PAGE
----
Peruvian pet food market sees double-digit growth rates

After years of a sluggish local commercial pet food market, Peru's seeing growth exceeding other Latin American pet food markets.

(Yury Zap, BigStock.com)
(Yury Zap, BigStock.com)

The Peruvian pet food market is one of the least developed in the Latin America region if we account for caloric penetration.

However, according to press sources, the market is currently taking a second shot as it is posting double-digit growth rates, suggesting a notable acceleration compared to other markets in the area.

As the economic situation of Peru is sound and relatively stable, the reasons explaining the prior sluggishness in the local market were a poor pet culture, and possibly, pet owners favoring feeding their pets with homemade preparations and table scraps.

In addition to the lack of pet humanization, the Peruvian pet food market's delay was due to the small number of companies offering pet food for sale in the country.

According to a recent local press release, the market competition in Peru is limited, as there are just 20 brands participating in a market of approximately 5 million dogs and cats nationwide. Most of these brands are imported.

Moreover, the statement affirms that the Peruvian company Rintisa dominates the market with 60% of the total share, producing nearly 91,000 metric tons of pet food per year. The company´s revenue reached around US$100 million in 2018.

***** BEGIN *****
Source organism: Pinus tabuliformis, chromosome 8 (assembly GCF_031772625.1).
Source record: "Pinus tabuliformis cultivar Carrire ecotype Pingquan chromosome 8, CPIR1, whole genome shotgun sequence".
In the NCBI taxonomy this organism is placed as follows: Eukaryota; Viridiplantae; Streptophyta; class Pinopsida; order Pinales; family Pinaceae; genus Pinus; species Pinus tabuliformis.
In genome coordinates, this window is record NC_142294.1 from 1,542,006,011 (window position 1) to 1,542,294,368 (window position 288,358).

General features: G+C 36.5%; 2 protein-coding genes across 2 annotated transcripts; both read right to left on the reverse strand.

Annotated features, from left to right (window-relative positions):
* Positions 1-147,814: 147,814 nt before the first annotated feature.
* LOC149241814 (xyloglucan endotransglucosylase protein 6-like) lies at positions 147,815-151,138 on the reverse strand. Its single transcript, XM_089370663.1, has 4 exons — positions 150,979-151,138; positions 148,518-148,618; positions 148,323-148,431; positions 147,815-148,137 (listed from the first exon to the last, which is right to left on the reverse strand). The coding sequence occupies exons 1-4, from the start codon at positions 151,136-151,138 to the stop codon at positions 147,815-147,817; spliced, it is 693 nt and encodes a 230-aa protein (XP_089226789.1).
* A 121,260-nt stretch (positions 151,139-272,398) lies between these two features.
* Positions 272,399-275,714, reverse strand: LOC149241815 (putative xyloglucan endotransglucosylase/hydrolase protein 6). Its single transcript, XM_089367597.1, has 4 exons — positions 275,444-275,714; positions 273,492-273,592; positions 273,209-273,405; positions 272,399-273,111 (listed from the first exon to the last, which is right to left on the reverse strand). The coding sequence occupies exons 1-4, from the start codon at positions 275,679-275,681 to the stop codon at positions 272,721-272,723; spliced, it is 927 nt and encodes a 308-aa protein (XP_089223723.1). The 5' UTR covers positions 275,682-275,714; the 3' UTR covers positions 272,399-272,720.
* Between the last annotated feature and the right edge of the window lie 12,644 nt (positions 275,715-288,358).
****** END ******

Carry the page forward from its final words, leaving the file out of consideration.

Rintisa’s information reveals a few key takeaways: 

First, the market is highly concentrated and depends largely on just one company.

Secondly, the local pet food market is likely biased toward economy products. Therefore, the Peruvian pet food market is in its first stages of development, with little participation in premium products.

The local industry needs to strengthen before seizing the new opportunities

The few other market players that are rather relevant in the market are Mars, with its global umbrella brand Pedigree; Nestlé, with Dog Chow and Molitalia with the well-known local brand Mimaskot.

As the market is entering into a new rising pace, and while only one local company dominates more than half of the industry, it is foreseeable that new players will be willing to enter the local market soon.

Nevertheless, as the market competes mostly with economy products, foreign companies offering value-added products might not be well-suited to meet the local consumer preferences. Thus, a first step for the industry is to further develop before taking full advantage of these new market opportunities.

Given the experience of other markets across the region, a considerable number of players is a necessary condition for the pet food industry to succeed.

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